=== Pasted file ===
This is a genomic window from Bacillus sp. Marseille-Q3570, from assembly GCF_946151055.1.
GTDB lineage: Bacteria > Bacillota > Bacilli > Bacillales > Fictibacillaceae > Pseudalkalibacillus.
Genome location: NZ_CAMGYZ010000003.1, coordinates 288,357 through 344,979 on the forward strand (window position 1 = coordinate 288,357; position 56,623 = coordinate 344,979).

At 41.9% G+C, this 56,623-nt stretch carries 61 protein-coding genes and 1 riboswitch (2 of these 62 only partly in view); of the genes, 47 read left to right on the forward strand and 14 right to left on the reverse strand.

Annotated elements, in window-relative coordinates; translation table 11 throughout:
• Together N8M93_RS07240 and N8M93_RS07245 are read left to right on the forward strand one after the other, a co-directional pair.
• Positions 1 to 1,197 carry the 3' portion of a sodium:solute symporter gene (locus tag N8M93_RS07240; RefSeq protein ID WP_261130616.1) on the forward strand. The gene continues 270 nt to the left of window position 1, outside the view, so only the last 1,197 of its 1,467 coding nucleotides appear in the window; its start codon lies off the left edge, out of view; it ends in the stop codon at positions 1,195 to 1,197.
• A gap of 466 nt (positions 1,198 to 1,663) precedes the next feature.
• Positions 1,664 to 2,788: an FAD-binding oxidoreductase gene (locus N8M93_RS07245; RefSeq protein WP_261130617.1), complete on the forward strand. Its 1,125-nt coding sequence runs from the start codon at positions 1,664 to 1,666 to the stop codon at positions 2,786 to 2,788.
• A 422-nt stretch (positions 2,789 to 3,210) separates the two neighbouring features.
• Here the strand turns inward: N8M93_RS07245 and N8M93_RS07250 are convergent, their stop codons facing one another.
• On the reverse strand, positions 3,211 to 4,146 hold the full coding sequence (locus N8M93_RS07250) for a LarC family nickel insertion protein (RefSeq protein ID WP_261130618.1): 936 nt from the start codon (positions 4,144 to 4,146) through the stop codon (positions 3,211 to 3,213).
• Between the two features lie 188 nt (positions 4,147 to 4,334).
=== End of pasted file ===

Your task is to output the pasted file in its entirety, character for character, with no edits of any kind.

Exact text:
This is a genomic window from Bacillus sp. Marseille-Q3570, from assembly GCF_946151055.1.
GTDB lineage: Bacteria > Bacillota > Bacilli > Bacillales > Fictibacillaceae > Pseudalkalibacillus.
Genome location: NZ_CAMGYZ010000003.1, coordinates 288,357 through 344,979 on the forward strand (window position 1 = coordinate 288,357; position 56,623 = coordinate 344,979).

At 41.9% G+C, this 56,623-nt stretch carries 61 protein-coding genes and 1 riboswitch (2 of these 62 only partly in view); of the genes, 47 read left to right on the forward strand and 14 right to left on the reverse strand.

Annotated elements, in window-relative coordinates; translation table 11 throughout:
• Together N8M93_RS07240 and N8M93_RS07245 are read left to right on the forward strand one after the other, a co-directional pair.
• Positions 1 to 1,197 carry the 3' portion of a sodium:solute symporter gene (locus tag N8M93_RS07240; RefSeq protein ID WP_261130616.1) on the forward strand. The gene continues 270 nt to the left of window position 1, outside the view, so only the last 1,197 of its 1,467 coding nucleotides appear in the window; its start codon lies off the left edge, out of view; it ends in the stop codon at positions 1,195 to 1,197.
• A gap of 466 nt (positions 1,198 to 1,663) precedes the next feature.
• Positions 1,664 to 2,788: an FAD-binding oxidoreductase gene (locus N8M93_RS07245; RefSeq protein WP_261130617.1), complete on the forward strand. Its 1,125-nt coding sequence runs from the start codon at positions 1,664 to 1,666 to the stop codon at positions 2,786 to 2,788.
• A 422-nt stretch (positions 2,789 to 3,210) separates the two neighbouring features.
• Here the strand turns inward: N8M93_RS07245 and N8M93_RS07250 are convergent, their stop codons facing one another.
• On the reverse strand, positions 3,211 to 4,146 hold the full coding sequence (locus N8M93_RS07250) for a LarC family nickel insertion protein (RefSeq protein ID WP_261130618.1): 936 nt from the start codon (positions 4,144 to 4,146) through the stop codon (positions 3,211 to 3,213).
• Between the two features lie 188 nt (positions 4,147 to 4,334).